Foreign search teams on Wednesday began reaching some of the communities outside Kathmandu that suffered worse damage than Nepal’s capital from last Saturday’s massive earthquake. VOA Correspondent Steve Herman is in Sankhu - a town of about 10,000 people - where there is relief the death toll is not higher despite widespread destruction.
Video

Video First Surgical Glue Approved for Use Inside Body

While medical adhesives are becoming more common, none had been approved for use inside the body until now. Earlier this year, the first ever biodegradable surgical glue won that approval from the U.S. Food and Drug Administration. VOA’s Rosanne Skirble reports on the innovation and its journey from academia to market.
Video

Video Somali Hotel Chain Owner Strives to Make a Difference

Many in the Somali diaspora are returning home to make a new life despite the continuing risks. Since 2011 when a military campaign against Al-Shabab militants began making progress, members of the diaspora community have come back to open hospitals, schools, hotels, restaurants and other businesses. Abdulaziz Billow in Mogadishu profiles the owner of a chain of hotels and restaurants who is helping to bring change to the once-deadly Somali capital.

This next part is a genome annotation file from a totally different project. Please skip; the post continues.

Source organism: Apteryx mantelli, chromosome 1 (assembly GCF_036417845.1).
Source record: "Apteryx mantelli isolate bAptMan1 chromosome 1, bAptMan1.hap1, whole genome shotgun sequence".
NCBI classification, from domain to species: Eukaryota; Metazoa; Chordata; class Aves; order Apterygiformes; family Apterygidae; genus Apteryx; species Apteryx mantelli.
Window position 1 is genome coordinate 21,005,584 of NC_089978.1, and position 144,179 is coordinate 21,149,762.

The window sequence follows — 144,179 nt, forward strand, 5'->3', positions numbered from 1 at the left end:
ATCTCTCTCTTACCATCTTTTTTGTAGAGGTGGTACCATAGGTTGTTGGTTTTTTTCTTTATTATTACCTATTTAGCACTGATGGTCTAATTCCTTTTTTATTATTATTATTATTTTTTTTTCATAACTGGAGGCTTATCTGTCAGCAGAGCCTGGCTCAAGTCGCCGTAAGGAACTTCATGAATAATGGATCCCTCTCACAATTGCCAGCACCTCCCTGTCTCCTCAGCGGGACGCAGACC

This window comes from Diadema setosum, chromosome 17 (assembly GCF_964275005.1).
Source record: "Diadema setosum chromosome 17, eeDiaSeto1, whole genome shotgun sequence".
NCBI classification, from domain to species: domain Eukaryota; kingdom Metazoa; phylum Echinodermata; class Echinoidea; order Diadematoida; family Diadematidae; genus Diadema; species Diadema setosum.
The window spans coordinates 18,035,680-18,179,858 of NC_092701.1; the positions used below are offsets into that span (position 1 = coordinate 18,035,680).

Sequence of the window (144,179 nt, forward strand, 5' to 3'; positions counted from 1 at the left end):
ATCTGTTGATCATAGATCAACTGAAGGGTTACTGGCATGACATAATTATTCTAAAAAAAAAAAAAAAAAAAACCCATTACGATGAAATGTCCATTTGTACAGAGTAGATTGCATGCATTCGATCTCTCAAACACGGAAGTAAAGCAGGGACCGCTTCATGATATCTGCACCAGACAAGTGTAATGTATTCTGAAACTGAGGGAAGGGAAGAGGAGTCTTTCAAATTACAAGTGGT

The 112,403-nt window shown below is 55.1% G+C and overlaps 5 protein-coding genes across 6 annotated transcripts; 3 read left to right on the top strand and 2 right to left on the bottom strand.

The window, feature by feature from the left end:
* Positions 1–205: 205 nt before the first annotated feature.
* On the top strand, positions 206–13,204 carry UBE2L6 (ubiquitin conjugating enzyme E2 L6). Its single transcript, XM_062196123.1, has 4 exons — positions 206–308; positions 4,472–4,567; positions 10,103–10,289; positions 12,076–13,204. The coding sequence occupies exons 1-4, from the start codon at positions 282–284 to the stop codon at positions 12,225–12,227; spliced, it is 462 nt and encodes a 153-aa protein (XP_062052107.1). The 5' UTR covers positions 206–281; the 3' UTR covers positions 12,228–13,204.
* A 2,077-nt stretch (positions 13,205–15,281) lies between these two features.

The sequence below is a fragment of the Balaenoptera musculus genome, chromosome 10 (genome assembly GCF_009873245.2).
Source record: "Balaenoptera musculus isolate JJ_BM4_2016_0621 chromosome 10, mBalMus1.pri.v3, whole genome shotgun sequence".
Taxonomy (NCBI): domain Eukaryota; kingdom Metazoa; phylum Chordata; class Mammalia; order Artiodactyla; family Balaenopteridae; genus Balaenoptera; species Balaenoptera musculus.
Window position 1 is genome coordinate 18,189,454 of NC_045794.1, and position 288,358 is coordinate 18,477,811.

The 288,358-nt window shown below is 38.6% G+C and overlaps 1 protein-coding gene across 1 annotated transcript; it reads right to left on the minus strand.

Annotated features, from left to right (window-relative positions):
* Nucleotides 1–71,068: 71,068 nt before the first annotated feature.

Video

Video Study: One in Six Species Threatened with Extinction

Climate change is transforming the planet. Unless steps are taken to reduce global warming, scientists predict rising seas, stronger and more frequent storms, drought, fire and floods. As VOA’s Rosanne Skirble reports, a new study on species extinction underscores the need to take action to avoid the most catastrophic effects of rising temperatures.
Video

Video Child Migrants Cross Mediterranean Alone, Face Unknown Future

Among the thousands of migrants making the deadly journey by boat to Europe, there are unaccompanied girls and boys. Some have been sent by relatives to earn money; others are orphaned or fleeing war. From a shelter for young migrants in the Sicilian town of Caltagirone, VOA's Henry Ridgwell reports.
Video

Video Baltimore Riots Shed Light on City’s Troubled Past

National Guard troops took up positions Tuesday in Baltimore, Maryland, as authorities tried to restore order after rioting broke out a day earlier. It followed Monday's funeral of a 25-year-old black man who died while in police custody earlier this month. VOA's Chris Simkins reports.

Poll: Baltimore Police Charged

Poll archive

VOA Blogs